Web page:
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The Ebola virus transmits a highly contagious, frequently fatal human disease for which there is no specific antiviral treatment. Therefore, rapid, accurate, and early diagnosis of Ebola virus disease (EVD) is critical to public health containment efforts, particularly in developing countries where resources are few and EVD is endemic. We have developed a reduced graphene oxide-based field-effect transistor method for real-time detection of the Ebola virus antigen. This method uses the attractive semiconductor characteristics of graphene-based material, and instantaneously yields highly sensitive and specific detection of Ebola glycoprotein. The feasibility of this method for clinical application in point-of-care technology is evaluated using Ebola glycoprotein suspended in diluted PBS buffer, human serum, and plasma. These results demonstrate the successful fabrication of a promising field-effect transistor biosensor for EVD diagnosis.
The 2014–2015 outbreak of Ebola virus disease (EVD) in West Africa resulted in thousands of deaths and generated worldwide panic. The Ebola virus is highly contagious and is transmitted between humans through contact with infected body fluids1–4. The initial symptoms of Ebola virus infection are non-specific, yet early diagnosis is critically important to public efforts to contain this disease, which has reported fatality rates of 30–90%5. In July 2016, the U.S. Food and Drug Administration granted breakthrough therapy designation to an investigational Ebola vaccine manufactured by Merck, known as V9206; however, as yet there are no specific antiviral medicines proven effective against the Ebola virus.
The recent EVD epidemic also has shown that even diagnostic methods based on reverse transcription polymerase chain reaction (RT-PCR) technology7 can yield false negative results within the first few days of an infection due to the very low levels of viremia present at the onset of symptoms. The longer diagnosis is delayed, the greater the amount of virus present in patients’ body fluids and thus the risk of contagion rises accordingly. EVD also can demonstrate an incubation period of up to 21 days, and thus diagnostic assays often must be performed. Several diagnostic methods have been studied for rapid diagnosis of EVD, such as lateral flow chromatography8, 9, single-particle interferometric reflectance imaging sensors10, opto-fluidic chips11, and opto-fluidic nanoplasmonic biosensors12. In 2015 the World Health Organization approved the ReEBOV Antigen Rapid Test Kit (Corgenix, USA) for use under emergency authorization13, yet there remains an urgent, unmet demand for rapid, sensitive, specific, and low-cost diagnosis of EVD.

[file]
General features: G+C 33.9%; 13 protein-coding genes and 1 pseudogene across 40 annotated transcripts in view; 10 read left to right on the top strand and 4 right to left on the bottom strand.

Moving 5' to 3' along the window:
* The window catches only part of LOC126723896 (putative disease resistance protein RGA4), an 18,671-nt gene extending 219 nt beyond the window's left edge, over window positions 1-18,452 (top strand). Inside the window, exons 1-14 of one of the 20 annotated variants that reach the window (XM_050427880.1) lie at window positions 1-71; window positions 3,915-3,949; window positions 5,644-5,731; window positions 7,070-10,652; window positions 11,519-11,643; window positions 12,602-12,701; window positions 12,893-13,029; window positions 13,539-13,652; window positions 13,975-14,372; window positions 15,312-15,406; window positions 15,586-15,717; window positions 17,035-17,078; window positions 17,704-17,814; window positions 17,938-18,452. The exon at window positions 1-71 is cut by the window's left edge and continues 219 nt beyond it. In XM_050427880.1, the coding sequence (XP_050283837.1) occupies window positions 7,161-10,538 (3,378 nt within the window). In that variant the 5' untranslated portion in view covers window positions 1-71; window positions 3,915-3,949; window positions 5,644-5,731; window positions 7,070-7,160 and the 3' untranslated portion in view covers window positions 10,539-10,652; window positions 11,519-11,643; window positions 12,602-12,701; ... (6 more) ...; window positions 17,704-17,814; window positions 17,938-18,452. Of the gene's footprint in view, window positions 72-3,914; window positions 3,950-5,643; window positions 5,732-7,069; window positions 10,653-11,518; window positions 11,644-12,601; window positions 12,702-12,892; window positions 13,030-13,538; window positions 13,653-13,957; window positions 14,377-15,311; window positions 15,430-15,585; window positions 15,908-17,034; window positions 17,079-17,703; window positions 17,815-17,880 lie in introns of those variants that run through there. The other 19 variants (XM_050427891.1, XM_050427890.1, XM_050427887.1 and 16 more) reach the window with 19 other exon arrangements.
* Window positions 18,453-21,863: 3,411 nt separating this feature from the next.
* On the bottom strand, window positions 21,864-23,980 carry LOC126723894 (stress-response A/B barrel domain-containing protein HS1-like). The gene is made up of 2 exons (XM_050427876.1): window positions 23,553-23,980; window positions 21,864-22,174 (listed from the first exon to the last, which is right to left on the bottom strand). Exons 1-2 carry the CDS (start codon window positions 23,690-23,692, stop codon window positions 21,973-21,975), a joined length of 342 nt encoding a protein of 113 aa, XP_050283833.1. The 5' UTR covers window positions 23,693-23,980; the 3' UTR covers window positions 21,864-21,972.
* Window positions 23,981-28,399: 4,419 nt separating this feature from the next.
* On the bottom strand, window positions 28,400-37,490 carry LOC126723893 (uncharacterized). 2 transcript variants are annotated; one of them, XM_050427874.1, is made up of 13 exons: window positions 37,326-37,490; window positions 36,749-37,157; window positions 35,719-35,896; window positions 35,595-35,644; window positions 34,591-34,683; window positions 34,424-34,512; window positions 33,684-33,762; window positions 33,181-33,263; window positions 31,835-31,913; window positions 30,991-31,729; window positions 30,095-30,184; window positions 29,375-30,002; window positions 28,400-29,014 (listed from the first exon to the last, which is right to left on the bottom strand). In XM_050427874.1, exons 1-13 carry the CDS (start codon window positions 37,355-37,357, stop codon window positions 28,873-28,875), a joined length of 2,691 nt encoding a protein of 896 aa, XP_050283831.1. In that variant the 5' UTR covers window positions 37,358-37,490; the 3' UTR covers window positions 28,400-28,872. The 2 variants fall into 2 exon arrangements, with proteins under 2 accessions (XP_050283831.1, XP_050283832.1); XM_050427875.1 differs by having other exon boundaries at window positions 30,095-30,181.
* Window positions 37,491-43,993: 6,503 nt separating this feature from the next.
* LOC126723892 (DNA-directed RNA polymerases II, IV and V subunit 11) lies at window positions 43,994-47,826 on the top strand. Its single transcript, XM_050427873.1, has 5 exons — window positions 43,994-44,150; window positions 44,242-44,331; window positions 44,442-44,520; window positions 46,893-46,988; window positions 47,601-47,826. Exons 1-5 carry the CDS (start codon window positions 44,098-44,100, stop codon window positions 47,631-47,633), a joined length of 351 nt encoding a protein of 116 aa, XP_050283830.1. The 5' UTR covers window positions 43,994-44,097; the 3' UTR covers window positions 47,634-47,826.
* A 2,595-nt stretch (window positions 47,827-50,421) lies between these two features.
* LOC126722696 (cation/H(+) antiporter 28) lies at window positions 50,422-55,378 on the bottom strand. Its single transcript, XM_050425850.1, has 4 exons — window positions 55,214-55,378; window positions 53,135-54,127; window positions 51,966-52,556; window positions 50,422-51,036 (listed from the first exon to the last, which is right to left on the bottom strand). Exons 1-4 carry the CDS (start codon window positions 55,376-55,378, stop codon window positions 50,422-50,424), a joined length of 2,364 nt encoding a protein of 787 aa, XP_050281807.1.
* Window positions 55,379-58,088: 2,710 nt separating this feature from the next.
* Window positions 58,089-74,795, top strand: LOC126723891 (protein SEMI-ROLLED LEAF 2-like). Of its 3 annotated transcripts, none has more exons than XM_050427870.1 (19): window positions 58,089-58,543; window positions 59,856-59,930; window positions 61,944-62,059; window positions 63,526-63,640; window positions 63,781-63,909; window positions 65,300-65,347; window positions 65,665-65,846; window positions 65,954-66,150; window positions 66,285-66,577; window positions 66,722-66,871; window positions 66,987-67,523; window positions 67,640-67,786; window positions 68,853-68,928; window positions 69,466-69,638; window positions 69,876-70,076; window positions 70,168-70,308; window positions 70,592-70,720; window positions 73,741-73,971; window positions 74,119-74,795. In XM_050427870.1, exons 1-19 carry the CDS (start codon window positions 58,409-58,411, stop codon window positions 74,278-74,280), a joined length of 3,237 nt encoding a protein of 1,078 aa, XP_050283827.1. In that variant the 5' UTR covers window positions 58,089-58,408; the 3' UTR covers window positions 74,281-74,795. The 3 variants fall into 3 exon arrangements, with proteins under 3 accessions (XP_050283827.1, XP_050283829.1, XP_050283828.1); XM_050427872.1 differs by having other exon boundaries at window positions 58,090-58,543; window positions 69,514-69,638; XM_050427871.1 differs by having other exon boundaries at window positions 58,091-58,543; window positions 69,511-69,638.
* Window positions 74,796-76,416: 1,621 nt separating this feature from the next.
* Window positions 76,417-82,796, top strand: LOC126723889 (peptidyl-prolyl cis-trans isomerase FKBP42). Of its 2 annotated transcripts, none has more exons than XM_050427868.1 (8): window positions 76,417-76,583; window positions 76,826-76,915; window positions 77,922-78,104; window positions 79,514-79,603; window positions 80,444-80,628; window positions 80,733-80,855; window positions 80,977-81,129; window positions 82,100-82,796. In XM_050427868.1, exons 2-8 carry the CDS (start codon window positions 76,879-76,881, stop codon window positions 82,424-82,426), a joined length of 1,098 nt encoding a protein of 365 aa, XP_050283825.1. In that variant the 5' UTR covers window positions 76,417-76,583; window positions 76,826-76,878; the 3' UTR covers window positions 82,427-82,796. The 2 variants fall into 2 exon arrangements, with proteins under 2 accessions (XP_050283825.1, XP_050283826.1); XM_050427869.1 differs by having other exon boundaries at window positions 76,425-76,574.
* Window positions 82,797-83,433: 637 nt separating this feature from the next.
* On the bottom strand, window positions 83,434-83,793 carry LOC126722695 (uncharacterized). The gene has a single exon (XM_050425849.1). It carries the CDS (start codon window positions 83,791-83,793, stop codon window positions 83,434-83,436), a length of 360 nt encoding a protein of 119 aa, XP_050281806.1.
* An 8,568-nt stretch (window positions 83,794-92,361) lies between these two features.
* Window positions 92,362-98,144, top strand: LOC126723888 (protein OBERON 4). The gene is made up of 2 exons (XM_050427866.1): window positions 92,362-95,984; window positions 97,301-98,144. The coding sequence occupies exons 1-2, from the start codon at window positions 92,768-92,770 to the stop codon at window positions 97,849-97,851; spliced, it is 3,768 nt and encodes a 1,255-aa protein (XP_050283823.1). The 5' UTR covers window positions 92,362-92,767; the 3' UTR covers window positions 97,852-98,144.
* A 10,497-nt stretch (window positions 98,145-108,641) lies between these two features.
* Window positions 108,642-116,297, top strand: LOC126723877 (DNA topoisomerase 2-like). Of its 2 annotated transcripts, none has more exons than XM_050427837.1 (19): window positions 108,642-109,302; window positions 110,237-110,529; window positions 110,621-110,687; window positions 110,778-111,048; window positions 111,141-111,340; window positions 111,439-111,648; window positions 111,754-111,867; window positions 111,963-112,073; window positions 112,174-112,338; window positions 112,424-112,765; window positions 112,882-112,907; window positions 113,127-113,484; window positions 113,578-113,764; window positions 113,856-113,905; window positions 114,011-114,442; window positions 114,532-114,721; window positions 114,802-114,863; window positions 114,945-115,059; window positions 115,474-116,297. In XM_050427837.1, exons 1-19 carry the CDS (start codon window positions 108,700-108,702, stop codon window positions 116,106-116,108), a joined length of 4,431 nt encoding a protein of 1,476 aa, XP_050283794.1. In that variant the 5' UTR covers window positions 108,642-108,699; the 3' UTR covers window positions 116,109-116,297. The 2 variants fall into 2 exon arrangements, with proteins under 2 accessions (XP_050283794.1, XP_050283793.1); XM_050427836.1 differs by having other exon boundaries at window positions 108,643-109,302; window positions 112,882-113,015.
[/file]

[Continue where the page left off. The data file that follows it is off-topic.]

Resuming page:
Field-effect transistor (FET) is an attractive platform for the rapid and accurate detection of various analytes. For example, its utility has been demonstrated for detecting target analytes in gases14–17 and in water18, 19. The advantages of FET sensors include fast response, low-cost, and ease of use, because the real-time results are monitored with low-cost meters that can be calibrated for different applications. FET biosensors can achieve high sensitivity and selectivity for specific biomolecules by anchoring specific probes on the conducting channel20–23, which is a critical factor for FET sensor performance. Two-dimensional (2D) semiconductor materials, such as graphene, MoS2, and black phosphorous (BP), are particularly attractive as conducting channels for FET biosensors because of their superior electronic properties. Mao et al. reported that reduced graphene oxide (rGO) was useful as a conducting channel in FET biosensors for detecting human immunoglobulin G20, 22. Xu et al. reported that graphene fabricated by chemical vapor deposition (CVD) can be used in the FET biosensor for detection of adenosine triphosphate24 and determination of binding kinetics of DNA hybridization25. Huang et al. also reported that graphene films obtained by CVD can be used in detection of bacteria26. In order to be used to diagnose EVD, the FET biosensor should have a sensitivity close to that of PCR, a lower per-test cost, and minimum investment in the necessary laboratory hardware.